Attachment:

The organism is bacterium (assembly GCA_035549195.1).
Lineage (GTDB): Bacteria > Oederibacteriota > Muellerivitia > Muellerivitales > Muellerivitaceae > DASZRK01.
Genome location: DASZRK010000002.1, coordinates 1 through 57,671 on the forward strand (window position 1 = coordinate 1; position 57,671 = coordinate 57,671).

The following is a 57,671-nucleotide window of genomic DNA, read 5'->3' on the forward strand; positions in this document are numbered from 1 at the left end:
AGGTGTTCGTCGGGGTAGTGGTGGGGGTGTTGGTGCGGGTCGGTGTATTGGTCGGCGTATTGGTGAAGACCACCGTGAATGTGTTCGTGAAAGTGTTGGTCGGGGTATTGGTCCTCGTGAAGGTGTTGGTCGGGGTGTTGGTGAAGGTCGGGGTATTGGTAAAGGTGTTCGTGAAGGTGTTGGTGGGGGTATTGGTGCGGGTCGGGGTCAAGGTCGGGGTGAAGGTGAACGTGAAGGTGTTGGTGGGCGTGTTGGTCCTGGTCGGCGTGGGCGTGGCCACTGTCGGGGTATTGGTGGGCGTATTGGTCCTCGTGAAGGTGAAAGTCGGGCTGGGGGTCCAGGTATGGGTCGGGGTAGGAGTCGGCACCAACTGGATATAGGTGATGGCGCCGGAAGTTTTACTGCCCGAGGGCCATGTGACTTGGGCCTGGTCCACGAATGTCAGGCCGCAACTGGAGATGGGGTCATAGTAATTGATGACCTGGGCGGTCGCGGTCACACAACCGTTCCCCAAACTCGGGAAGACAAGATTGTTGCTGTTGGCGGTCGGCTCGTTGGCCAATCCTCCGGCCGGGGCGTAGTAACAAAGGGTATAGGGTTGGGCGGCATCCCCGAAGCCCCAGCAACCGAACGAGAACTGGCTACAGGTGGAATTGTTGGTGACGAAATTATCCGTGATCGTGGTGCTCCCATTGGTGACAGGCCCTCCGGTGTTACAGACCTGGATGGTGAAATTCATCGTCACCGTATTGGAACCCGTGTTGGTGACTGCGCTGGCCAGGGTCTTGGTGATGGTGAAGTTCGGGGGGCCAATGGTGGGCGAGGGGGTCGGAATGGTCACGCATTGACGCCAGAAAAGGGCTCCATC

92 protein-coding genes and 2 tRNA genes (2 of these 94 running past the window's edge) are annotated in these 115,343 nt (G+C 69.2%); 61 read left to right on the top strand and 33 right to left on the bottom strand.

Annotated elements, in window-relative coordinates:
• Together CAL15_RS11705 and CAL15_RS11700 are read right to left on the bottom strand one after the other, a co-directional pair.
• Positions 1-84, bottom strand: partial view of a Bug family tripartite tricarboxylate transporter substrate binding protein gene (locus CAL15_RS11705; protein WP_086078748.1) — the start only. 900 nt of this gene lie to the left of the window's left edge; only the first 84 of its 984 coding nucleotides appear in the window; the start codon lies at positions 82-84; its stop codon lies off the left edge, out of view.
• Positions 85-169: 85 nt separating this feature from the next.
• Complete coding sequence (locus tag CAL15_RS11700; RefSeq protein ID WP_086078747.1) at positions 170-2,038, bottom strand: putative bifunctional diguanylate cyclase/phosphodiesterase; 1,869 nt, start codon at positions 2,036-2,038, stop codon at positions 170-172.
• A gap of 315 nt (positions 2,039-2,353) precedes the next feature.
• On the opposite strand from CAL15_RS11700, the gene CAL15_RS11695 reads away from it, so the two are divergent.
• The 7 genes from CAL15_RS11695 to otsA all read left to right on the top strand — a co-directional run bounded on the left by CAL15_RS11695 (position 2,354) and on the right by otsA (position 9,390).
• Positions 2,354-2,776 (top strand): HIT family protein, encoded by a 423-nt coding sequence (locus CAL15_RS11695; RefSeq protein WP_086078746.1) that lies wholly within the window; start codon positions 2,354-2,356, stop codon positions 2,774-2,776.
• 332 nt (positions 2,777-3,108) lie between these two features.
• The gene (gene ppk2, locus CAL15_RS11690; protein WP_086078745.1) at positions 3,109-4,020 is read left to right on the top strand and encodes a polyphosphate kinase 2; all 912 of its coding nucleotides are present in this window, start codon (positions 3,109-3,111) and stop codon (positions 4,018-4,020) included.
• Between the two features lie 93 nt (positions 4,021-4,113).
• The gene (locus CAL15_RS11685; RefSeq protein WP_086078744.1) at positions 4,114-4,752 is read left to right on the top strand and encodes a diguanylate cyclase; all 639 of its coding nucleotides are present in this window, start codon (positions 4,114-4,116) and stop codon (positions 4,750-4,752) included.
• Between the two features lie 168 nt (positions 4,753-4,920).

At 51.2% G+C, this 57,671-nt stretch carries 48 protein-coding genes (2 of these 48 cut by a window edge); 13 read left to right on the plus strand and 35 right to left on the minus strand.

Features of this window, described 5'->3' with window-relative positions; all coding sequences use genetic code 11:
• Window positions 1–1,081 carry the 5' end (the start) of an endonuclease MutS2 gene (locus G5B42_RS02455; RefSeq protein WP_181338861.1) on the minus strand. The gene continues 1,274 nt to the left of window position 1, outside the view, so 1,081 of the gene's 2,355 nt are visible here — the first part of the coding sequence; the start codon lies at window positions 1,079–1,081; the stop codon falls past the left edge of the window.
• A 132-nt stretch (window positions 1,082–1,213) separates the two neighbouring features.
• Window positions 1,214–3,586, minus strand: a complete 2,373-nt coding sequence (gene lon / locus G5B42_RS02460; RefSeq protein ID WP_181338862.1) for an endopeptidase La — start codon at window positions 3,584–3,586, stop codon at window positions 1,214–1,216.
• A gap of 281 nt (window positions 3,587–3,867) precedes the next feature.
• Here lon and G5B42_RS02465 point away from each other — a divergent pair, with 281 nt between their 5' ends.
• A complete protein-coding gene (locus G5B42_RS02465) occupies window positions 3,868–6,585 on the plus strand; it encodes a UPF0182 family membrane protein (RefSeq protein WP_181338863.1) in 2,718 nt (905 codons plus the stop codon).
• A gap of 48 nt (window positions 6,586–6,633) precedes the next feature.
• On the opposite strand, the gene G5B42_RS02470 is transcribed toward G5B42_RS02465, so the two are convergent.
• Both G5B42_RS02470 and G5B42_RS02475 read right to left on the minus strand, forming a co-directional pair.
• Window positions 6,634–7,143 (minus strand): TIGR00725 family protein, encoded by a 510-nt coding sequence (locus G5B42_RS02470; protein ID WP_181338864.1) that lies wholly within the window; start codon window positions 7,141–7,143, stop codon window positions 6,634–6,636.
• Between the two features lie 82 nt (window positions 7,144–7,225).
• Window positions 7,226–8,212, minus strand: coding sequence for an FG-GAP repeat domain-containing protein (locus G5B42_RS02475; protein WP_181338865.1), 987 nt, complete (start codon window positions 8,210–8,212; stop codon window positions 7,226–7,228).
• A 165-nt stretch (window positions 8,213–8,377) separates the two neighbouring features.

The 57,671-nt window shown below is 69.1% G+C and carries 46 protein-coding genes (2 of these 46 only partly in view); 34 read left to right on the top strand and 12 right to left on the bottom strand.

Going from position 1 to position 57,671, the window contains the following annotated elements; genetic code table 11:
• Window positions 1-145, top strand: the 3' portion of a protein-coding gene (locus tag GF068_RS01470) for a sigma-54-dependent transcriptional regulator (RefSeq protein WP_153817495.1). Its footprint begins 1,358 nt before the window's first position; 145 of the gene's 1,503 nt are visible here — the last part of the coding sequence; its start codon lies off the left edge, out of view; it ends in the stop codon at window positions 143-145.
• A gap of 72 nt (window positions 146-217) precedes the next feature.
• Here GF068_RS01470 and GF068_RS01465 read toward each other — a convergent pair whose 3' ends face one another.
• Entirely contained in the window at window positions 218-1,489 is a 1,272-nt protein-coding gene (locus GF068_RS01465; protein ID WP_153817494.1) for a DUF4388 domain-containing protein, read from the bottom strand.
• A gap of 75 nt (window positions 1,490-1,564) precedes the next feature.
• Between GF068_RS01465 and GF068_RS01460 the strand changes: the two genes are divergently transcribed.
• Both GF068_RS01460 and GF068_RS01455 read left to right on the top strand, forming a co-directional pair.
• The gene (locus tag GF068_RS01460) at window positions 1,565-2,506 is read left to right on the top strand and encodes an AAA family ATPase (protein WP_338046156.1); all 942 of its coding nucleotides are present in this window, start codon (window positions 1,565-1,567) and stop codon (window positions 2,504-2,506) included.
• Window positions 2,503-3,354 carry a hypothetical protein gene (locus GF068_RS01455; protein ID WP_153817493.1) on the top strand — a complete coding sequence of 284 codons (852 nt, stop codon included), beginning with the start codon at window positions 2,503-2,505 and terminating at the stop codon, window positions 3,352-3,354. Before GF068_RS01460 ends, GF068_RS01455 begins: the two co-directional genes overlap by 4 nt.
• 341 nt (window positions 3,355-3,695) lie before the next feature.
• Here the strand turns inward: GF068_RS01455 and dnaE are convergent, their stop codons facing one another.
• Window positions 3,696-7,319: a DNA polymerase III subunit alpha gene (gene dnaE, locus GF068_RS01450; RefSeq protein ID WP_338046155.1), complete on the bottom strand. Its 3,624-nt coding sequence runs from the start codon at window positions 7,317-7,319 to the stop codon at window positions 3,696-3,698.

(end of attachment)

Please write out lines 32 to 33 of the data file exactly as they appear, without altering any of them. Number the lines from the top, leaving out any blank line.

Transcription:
• Window positions 6,634–7,143 (minus strand): TIGR00725 family protein, encoded by a 510-nt coding sequence (locus G5B42_RS02470; protein ID WP_181338864.1) that lies wholly within the window; start codon window positions 7,141–7,143, stop codon window positions 6,634–6,636.
• Between the two features lie 82 nt (window positions 7,144–7,225).